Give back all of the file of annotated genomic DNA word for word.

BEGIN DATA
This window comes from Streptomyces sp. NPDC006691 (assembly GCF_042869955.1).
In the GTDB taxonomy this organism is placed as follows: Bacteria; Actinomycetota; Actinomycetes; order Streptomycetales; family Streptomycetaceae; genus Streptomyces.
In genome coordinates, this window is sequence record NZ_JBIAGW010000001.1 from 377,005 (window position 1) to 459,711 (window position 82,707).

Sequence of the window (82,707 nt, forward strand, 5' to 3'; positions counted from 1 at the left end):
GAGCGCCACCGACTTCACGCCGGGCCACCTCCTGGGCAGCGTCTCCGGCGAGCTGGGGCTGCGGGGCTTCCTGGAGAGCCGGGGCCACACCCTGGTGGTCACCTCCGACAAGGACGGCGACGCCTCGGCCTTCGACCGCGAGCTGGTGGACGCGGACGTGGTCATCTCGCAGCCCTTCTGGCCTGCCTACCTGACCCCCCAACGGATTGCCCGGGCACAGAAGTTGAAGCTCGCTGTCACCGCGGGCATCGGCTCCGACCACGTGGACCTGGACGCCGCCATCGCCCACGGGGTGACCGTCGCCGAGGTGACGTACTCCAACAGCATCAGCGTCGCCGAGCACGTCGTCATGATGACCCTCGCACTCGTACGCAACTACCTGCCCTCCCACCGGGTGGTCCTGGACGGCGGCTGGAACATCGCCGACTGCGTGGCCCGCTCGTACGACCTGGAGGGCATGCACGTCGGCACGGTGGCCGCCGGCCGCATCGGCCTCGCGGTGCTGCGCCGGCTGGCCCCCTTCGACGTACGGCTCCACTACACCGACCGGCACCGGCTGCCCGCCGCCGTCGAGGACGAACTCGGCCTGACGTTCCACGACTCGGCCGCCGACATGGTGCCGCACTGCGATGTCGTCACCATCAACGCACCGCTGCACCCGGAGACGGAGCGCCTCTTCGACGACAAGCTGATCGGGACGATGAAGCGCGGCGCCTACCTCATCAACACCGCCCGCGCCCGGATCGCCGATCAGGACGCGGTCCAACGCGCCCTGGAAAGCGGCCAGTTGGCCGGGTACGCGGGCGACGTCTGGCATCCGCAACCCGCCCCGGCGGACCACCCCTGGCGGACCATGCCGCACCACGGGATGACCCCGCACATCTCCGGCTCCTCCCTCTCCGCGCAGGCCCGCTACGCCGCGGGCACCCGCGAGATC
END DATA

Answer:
This window comes from Streptomyces sp. NPDC006691 (assembly GCF_042869955.1).
In the GTDB taxonomy this organism is placed as follows: Bacteria; Actinomycetota; Actinomycetes; order Streptomycetales; family Streptomycetaceae; genus Streptomyces.
In genome coordinates, this window is sequence record NZ_JBIAGW010000001.1 from 377,005 (window position 1) to 459,711 (window position 82,707).

Sequence of the window (82,707 nt, forward strand, 5' to 3'; positions counted from 1 at the left end):
GAGCGCCACCGACTTCACGCCGGGCCACCTCCTGGGCAGCGTCTCCGGCGAGCTGGGGCTGCGGGGCTTCCTGGAGAGCCGGGGCCACACCCTGGTGGTCACCTCCGACAAGGACGGCGACGCCTCGGCCTTCGACCGCGAGCTGGTGGACGCGGACGTGGTCATCTCGCAGCCCTTCTGGCCTGCCTACCTGACCCCCCAACGGATTGCCCGGGCACAGAAGTTGAAGCTCGCTGTCACCGCGGGCATCGGCTCCGACCACGTGGACCTGGACGCCGCCATCGCCCACGGGGTGACCGTCGCCGAGGTGACGTACTCCAACAGCATCAGCGTCGCCGAGCACGTCGTCATGATGACCCTCGCACTCGTACGCAACTACCTGCCCTCCCACCGGGTGGTCCTGGACGGCGGCTGGAACATCGCCGACTGCGTGGCCCGCTCGTACGACCTGGAGGGCATGCACGTCGGCACGGTGGCCGCCGGCCGCATCGGCCTCGCGGTGCTGCGCCGGCTGGCCCCCTTCGACGTACGGCTCCACTACACCGACCGGCACCGGCTGCCCGCCGCCGTCGAGGACGAACTCGGCCTGACGTTCCACGACTCGGCCGCCGACATGGTGCCGCACTGCGATGTCGTCACCATCAACGCACCGCTGCACCCGGAGACGGAGCGCCTCTTCGACGACAAGCTGATCGGGACGATGAAGCGCGGCGCCTACCTCATCAACACCGCCCGCGCCCGGATCGCCGATCAGGACGCGGTCCAACGCGCCCTGGAAAGCGGCCAGTTGGCCGGGTACGCGGGCGACGTCTGGCATCCGCAACCCGCCCCGGCGGACCACCCCTGGCGGACCATGCCGCACCACGGGATGACCCCGCACATCTCCGGCTCCTCCCTCTCCGCGCAGGCCCGCTACGCCGCGGGCACCCGCGAGATC